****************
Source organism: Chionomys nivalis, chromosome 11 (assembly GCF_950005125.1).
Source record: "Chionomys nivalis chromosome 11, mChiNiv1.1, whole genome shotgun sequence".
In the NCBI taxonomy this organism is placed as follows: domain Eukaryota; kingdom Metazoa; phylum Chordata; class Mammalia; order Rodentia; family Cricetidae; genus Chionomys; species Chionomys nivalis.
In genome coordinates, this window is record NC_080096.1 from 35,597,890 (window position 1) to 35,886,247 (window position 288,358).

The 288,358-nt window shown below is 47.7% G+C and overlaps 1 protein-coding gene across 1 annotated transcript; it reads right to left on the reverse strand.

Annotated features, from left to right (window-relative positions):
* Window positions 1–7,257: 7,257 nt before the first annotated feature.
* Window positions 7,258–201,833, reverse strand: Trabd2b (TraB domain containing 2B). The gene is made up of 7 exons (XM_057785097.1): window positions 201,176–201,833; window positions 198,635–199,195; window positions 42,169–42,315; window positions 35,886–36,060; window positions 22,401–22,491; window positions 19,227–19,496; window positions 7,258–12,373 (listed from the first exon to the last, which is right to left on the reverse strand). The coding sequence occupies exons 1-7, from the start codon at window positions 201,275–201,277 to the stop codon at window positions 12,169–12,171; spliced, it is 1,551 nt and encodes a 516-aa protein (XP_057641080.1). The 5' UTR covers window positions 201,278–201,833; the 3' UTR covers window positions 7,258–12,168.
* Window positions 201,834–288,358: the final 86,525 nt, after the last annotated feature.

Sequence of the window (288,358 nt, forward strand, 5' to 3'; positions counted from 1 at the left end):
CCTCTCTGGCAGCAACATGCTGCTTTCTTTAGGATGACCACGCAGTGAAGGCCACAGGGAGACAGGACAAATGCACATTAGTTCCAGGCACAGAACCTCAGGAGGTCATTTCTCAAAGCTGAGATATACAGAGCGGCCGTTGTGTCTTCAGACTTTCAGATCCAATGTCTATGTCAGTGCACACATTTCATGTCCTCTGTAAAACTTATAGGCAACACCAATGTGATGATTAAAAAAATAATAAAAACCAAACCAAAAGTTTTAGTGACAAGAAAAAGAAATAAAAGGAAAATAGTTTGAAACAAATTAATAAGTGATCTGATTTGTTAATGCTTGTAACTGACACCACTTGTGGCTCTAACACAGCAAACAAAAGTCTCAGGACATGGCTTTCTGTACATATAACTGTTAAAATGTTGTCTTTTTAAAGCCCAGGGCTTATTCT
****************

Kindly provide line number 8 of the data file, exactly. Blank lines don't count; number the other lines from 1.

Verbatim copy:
* Window positions 7,258–201,833, reverse strand: Trabd2b (TraB domain containing 2B). The gene is made up of 7 exons (XM_057785097.1): window positions 201,176–201,833; window positions 198,635–199,195; window positions 42,169–42,315; window positions 35,886–36,060; window positions 22,401–22,491; window positions 19,227–19,496; window positions 7,258–12,373 (listed from the first exon to the last, which is right to left on the reverse strand). The coding sequence occupies exons 1-7, from the start codon at window positions 201,275–201,277 to the stop codon at window positions 12,169–12,171; spliced, it is 1,551 nt and encodes a 516-aa protein (XP_057641080.1). The 5' UTR covers window positions 201,278–201,833; the 3' UTR covers window positions 7,258–12,168.